When was the last time you had the chance to learn about nature and yourself, all at 50 feet up in a tree and for as little as $15?
You have that chance now! Welcome to Tree Top Excursions, a new program at the Georgia Department of Natural Resources’ Charlie Elliott Wildlife Center near Mansfield. Jody Rice, the new training and development specialist at Charlie Elliott, has led rope-assisted tree climbs since 2003.
His customers have varied from scientists collecting seeds in the rain forest canopy to teenagers with learning disabilities building confidence 15 feet off the ground. The response, however, is often the same.
“They think it’s so cool!” said Rice, who met the woman who would become his wife, Naomi, on a climb.
The program at Charlie Elliott, one of seven regional education centers operated by DNR’s Wildlife Resources Division, is part of Canopy-Adventure-Research-Educational Technical Tree Climbing, or CARE TTC. Participants outfitted with helmets and harnesses pull themselves up on ropes attached to the limbs of a large tree. (At Charlie Elliott, the “tame” tree is a 90-foot-tall willow oak nicknamed Charlie.)
Adventures can branch into swinging and limb-walking during introductory climbs. More involved outings include navigating tree-top ropes courses, tackling wild trees (those not in an established climbing grove) and even spending a night in the canopy – an event dubbed “ZZZs in the Trees.”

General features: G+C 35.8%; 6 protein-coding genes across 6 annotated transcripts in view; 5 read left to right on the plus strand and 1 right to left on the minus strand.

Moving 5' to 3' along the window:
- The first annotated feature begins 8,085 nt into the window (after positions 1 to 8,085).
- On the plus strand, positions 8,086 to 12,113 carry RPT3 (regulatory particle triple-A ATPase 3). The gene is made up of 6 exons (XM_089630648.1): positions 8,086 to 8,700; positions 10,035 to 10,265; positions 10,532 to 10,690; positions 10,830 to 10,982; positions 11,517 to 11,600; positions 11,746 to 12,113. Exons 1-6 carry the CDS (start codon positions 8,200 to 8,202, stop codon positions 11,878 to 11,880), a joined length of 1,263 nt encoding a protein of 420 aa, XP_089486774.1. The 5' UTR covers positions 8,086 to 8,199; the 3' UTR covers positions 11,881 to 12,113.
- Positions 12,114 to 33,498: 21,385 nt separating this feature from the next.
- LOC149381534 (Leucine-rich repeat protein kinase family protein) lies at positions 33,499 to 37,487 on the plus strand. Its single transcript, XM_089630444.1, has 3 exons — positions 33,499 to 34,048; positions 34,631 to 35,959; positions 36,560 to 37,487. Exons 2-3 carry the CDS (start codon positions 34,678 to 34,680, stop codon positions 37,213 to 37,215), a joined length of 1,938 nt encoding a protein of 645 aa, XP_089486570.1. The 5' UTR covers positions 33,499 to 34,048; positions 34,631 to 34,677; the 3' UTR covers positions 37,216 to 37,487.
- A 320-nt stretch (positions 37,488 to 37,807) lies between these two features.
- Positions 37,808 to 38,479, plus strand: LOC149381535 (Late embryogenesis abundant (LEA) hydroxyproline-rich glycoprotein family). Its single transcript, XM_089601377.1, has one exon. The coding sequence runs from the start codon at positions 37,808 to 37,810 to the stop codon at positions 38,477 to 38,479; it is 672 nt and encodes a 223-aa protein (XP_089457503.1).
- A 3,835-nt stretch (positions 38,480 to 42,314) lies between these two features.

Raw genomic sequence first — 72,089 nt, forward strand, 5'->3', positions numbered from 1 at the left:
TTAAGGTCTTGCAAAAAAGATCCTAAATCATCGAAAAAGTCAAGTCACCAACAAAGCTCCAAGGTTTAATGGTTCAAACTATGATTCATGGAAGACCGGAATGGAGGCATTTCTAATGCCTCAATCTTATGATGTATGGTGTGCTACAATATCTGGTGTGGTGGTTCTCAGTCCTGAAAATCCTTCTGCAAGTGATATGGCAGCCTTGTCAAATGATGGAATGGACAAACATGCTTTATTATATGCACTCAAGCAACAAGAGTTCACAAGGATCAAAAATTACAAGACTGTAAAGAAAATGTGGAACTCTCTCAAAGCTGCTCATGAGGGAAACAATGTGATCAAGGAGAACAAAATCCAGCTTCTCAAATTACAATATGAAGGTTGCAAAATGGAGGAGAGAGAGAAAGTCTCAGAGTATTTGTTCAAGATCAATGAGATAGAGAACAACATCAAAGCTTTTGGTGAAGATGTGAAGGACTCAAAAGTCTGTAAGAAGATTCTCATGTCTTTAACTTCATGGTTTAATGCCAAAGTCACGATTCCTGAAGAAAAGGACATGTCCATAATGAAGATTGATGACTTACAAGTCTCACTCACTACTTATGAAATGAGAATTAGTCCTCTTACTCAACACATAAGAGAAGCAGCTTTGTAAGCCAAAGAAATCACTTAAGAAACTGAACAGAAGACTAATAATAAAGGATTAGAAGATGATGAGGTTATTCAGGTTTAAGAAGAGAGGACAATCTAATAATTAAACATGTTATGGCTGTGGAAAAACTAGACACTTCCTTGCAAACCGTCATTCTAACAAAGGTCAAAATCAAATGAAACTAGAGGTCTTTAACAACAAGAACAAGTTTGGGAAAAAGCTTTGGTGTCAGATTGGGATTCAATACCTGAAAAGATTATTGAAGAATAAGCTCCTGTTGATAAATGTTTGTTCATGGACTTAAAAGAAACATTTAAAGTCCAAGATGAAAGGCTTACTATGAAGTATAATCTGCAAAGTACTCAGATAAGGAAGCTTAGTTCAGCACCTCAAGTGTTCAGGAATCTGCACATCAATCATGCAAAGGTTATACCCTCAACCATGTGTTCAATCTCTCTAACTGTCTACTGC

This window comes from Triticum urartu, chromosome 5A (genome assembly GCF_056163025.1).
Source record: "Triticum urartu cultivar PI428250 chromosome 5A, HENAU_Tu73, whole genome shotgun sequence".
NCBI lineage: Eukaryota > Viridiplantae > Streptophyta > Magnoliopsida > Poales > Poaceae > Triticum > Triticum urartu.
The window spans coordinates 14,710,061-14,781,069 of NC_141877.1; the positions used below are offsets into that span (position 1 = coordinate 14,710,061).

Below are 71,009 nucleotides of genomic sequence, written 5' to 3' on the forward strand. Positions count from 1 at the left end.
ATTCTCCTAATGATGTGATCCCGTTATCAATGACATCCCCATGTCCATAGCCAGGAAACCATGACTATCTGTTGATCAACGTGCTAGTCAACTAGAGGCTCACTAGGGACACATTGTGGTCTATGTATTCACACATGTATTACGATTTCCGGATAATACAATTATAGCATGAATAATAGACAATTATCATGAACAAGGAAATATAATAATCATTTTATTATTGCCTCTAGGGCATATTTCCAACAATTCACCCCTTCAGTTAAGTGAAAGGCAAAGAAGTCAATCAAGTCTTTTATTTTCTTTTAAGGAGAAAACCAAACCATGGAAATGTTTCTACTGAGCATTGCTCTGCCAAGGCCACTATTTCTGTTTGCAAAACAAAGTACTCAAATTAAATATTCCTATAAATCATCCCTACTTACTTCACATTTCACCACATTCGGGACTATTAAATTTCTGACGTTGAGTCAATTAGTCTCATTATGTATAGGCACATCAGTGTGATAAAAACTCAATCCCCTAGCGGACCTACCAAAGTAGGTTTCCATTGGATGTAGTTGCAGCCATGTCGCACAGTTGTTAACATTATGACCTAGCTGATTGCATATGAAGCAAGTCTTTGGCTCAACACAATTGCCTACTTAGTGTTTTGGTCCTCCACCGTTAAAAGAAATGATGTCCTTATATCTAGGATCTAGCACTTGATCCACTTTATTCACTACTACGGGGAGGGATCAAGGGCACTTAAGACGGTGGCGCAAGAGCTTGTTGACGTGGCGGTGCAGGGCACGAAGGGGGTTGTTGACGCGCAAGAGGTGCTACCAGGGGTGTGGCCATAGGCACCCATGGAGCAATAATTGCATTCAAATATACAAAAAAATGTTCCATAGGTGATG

Leaders set boundaries, but climbers decide their comfort level. “It’s very individualistic,” and safe, Rice said.
Tree Top Excursions at Charlie Elliott are currently open to groups and will be offered to individuals starting this spring. Participants with special needs, such as people in wheelchairs, can be accommodated.
Fees range from $15 a person for introductory climbs to $125 for ZZZs in the Trees. Group costs are $200 for the first 10 participants and $20 for each additional person. Preregistration is required. Participants should be 8 or older.
Charlie Elliott Wildlife Center, named for the first director of what is now the Wildlife Resources Division, offers outdoor activities such as hunting, fishing, shooting and birding along with educational programs and a conference center, banquet hall and hotel-styled lodging, all within an hour’s drive of Atlanta. The 6,400 acres include Marben Public Fishing Area and Clybel Wildlife Management Area.